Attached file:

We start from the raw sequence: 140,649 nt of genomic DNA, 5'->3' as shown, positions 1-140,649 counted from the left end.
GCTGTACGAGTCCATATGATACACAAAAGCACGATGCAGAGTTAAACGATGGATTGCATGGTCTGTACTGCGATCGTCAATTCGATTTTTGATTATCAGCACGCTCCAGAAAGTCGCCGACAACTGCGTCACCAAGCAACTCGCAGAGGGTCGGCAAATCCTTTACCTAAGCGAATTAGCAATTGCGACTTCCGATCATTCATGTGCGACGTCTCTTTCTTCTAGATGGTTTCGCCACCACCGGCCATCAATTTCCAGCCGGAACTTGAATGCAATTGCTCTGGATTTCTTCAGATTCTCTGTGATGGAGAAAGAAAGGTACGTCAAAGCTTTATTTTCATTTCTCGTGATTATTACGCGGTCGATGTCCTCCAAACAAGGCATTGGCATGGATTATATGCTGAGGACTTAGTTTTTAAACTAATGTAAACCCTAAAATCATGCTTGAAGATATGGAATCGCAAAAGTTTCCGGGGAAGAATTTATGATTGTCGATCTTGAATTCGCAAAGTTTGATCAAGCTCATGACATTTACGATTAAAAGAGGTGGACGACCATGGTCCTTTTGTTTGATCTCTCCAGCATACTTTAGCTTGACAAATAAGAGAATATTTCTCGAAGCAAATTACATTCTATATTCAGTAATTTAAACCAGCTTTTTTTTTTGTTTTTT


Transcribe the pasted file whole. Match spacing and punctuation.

We start from the raw sequence: 140,649 nt of genomic DNA, 5'->3' as shown, positions 1-140,649 counted from the left end.
GCTGTACGAGTCCATATGATACACAAAAGCACGATGCAGAGTTAAACGATGGATTGCATGGTCTGTACTGCGATCGTCAATTCGATTTTTGATTATCAGCACGCTCCAGAAAGTCGCCGACAACTGCGTCACCAAGCAACTCGCAGAGGGTCGGCAAATCCTTTACCTAAGCGAATTAGCAATTGCGACTTCCGATCATTCATGTGCGACGTCTCTTTCTTCTAGATGGTTTCGCCACCACCGGCCATCAATTTCCAGCCGGAACTTGAATGCAATTGCTCTGGATTTCTTCAGATTCTCTGTGATGGAGAAAGAAAGGTACGTCAAAGCTTTATTTTCATTTCTCGTGATTATTACGCGGTCGATGTCCTCCAAACAAGGCATTGGCATGGATTATATGCTGAGGACTTAGTTTTTAAACTAATGTAAACCCTAAAATCATGCTTGAAGATATGGAATCGCAAAAGTTTCCGGGGAAGAATTTATGATTGTCGATCTTGAATTCGCAAAGTTTGATCAAGCTCATGACATTTACGATTAAAAGAGGTGGACGACCATGGTCCTTTTGTTTGATCTCTCCAGCATACTTTAGCTTGACAAATAAGAGAATATTTCTCGAAGCAAATTACATTCTATATTCAGTAATTTAAACCAGCTTTTTTTTTTGTTTTTT